Toddlers. They’re miniature people with ginormous attitudes sometimes. The problem is, occasionally you find yourself out in public with them; exposed to the elements and all the other mommies out there.
We’ve all been at the store and witnessed tiny people languishing on the tile floor or demanding candy bars from the checkout upon pain of death (or just motherly embarrassment).
We’ve even been some of those mothers who’s little angels have just.had.enough.
I once left a completely full grocery cart in the middle of the aisle when my 2 year old was losing it. Yes, even frozen food.
That was several years ago and I’ll never forget it.
Today I’m going to share four tips for keeping it cool and entertaining toddlers in public – and I’m not talking about handing them your phone.
This is a big one because it requires no props. But it’s risky because it depends on how far gone they are. This is definitely a first resort – not a last one. If they’re already flailing on the floor, this WILL NOT work. I repeat, WILL NOT.
If they’re just starting to get a little antsy and you’re only half way through your list, it’s time to implement distraction mode. It goes a little like this:
Take stock of your surroundings and start asking your toddler questions about the environment. No, not global warming or recycling. Ask him if he sees anything red. Or if he can hear a puppy barking. There doesn’t even have to be a real puppy. Sometimes just the idea will make him stop crying so he can listen better. If this works to calm him down – keep talking. Your voice will most likely soothe him and the individual attention will definitely make him happy. Talk about all of the things you’re seeing as you go down the aisle. Blue boxes, orange bottles, that boy with the green shoes. Aren’t they awesome? I wonder if you’ll ever have a pair of green shoes like that.
Yeah, it’s a bit of a forced conversation, and sometimes you have to be creative and overly excited about something (like green shoes) – but it can drive out the tantrum mode and bring him back to reality by listening and talking with you.
If your child is a bit older and you have the time, by all means, let them help you with the shopping. You’re most likely going to abandon the 47+ item list and stick to the bare necessities, but allowing them to help make some of the decisions and do some of the work goes a long way in keeping them happy. Ask which peanut butter they’d rather have. Let them throw the cereal into the back of the cart. All big deals to a little one. By showing them that they are a part in helping get this job done, they will feel involved and important – perhaps instead of bored and confined.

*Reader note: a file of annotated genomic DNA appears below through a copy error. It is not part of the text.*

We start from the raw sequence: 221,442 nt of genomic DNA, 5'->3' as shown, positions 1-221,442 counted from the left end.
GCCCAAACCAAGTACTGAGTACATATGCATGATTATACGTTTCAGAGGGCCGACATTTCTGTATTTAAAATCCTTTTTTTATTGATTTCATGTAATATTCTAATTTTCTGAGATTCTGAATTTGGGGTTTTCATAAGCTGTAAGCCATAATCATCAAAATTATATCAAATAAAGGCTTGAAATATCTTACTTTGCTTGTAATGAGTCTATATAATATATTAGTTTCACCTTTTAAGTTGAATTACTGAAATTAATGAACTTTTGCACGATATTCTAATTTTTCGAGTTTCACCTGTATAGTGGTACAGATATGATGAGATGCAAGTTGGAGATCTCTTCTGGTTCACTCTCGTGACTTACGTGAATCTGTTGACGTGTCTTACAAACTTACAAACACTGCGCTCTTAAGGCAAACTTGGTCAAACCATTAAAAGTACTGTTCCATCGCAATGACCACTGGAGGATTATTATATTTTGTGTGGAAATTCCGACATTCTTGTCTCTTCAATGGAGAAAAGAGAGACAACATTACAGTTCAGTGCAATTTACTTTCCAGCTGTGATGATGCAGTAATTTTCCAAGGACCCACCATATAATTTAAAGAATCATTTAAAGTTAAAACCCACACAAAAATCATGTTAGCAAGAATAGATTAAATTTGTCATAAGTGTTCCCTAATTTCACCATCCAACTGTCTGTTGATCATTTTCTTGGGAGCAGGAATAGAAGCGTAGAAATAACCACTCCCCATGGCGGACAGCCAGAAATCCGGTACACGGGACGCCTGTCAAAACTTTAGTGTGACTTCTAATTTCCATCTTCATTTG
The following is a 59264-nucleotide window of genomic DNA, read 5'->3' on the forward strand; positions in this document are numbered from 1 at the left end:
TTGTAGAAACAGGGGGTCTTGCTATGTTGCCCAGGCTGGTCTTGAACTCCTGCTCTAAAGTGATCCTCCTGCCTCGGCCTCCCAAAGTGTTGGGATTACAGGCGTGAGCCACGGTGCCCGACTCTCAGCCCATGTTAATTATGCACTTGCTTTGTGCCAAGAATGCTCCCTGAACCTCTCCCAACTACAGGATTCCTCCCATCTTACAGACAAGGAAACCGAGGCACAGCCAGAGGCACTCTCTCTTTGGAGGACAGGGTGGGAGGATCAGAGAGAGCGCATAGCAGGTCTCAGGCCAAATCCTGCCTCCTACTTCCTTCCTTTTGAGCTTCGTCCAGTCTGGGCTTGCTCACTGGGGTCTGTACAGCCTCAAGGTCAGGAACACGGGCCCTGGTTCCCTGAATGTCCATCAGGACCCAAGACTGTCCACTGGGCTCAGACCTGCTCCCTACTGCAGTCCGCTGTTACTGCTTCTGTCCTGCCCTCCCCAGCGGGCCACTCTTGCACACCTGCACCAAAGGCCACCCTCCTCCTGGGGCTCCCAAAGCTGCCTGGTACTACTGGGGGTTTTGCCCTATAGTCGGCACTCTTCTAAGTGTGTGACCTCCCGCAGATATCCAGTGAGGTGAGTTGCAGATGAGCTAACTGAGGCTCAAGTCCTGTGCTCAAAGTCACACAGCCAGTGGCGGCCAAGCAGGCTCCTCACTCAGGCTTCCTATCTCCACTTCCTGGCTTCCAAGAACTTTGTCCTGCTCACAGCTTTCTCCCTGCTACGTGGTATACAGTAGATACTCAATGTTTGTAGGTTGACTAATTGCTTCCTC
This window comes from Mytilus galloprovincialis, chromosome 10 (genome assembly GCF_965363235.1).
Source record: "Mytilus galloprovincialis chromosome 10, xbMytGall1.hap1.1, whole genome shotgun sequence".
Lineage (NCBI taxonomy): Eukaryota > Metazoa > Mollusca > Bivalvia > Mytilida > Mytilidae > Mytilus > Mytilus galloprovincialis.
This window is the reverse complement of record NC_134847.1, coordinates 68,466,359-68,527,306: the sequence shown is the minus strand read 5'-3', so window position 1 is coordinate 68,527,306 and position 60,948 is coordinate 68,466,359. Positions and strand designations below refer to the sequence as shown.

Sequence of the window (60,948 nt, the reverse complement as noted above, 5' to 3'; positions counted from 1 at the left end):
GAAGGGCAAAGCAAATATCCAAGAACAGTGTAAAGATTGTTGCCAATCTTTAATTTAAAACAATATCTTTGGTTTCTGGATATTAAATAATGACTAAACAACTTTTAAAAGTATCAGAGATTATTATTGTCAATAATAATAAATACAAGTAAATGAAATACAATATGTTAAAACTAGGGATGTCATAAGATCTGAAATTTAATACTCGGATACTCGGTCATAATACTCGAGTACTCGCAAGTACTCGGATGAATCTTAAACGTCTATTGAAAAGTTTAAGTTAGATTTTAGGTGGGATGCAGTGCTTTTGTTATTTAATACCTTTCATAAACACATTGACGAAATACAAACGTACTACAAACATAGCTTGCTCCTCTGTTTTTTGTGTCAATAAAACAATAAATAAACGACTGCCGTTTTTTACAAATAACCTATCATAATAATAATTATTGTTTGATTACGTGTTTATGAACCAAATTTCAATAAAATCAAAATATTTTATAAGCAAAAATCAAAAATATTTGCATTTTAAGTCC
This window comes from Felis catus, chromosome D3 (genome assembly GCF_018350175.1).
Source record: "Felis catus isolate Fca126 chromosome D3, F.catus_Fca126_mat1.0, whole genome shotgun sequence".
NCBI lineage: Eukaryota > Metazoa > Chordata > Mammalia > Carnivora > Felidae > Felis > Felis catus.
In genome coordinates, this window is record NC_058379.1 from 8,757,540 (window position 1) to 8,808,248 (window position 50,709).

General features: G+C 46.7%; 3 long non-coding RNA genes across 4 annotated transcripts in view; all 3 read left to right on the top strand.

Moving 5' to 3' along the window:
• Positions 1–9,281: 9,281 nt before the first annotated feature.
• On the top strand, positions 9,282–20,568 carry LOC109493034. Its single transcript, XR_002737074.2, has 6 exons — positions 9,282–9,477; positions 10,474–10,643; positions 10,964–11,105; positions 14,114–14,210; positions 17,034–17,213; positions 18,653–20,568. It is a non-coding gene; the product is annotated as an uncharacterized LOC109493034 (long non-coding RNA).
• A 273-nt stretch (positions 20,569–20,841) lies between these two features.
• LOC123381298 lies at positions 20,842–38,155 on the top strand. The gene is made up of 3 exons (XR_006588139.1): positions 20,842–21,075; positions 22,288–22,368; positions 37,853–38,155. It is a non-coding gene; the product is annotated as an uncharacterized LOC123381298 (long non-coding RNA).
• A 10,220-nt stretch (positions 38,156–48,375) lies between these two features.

I’ve had a stash of Cheerios in my bag for years. Not the same stash – I refresh it occasionally. Food is a very strong motivator for toddlers (and me for that matter, who am I kidding?) We all have been told not to take our toddlers to the store when they’re hungry – but life is not always rainbows and roses. Sometimes you’ve got to get milk or there won’t be any lunch. (Meal plan fail!) So, when distraction doesn’t work, break out the snacks. I also hoard free suckers from the bank in my bag – you never know when your toddler is going to turn up their nose, and their volume when they’re sick of Cheerios.
The most important thing to remember here is to calculate the risk of potentially losing these toys or books. No one wants to create a tantrum (the very thing we’re trying to avoid) by misplacing a treasured stuffed animal on the floor of Target. So, throw in a few non-issue toys. You could hit up the dollar store and grab some small, inexpensive trinkets to stuff in your bag just for such occasions. The newness will thrill your child and the disposable nature will tickle you. No big deal if it finds it’s way under a clothes rack. No one will get their heart broken over it.
When all else fails
Eventually, your luck is going to run out and you’re going to be faced with a nuclear situation in the middle of the store. The best advice I can give you, is to scoop up your toddler (and anyone else you’ve had the misfortune to bring) and proceed as calmly as possible to the exit door. Don’t fret too long about the full cart you left in the shoe department. Someone will put the items away and life will go on. And you can always bring up the story to your child when they’re older. The one where you left a cart full of ice cream and cream cheese at the checkout because he was throwing a fit about being denied a candy bar. As if he even needed a candy bar – you’re the one who needed the candy.
A couple of things to remember:
Toddlers change on a daily basis. One tactic that worked last week at Target to entertain him might not work this week at Kroger. Be sure to be flexible and willing to change it up as they do.
And not every trip out with a toddler is going to turn out to be a nightmare! Check out how one shopping trip went for me here.
Mom life continues through everything we do. The only way to avoid toddler behavior at the store is to leave them at home – but what fun would that be?
Corinna is the author of The Mommy Clause. She is a wife and mother living in Louisiana and wrangling eight children. She loves baking but doesn’t like cleaning up the mess. She spends her days teaching the kids, making lots of lists and even checking a few things off those lists. She is a multitasking ninja with a great love for spending time with her family. Her organization style involves piles. And she can make a lasagna that will knock your socks off! Everyday as a mother is an adventure and she wouldn’t trade this difficult, rewarding, messy, happy, noisy life for anything! You can connect with Corinna here: Facebook Instagram.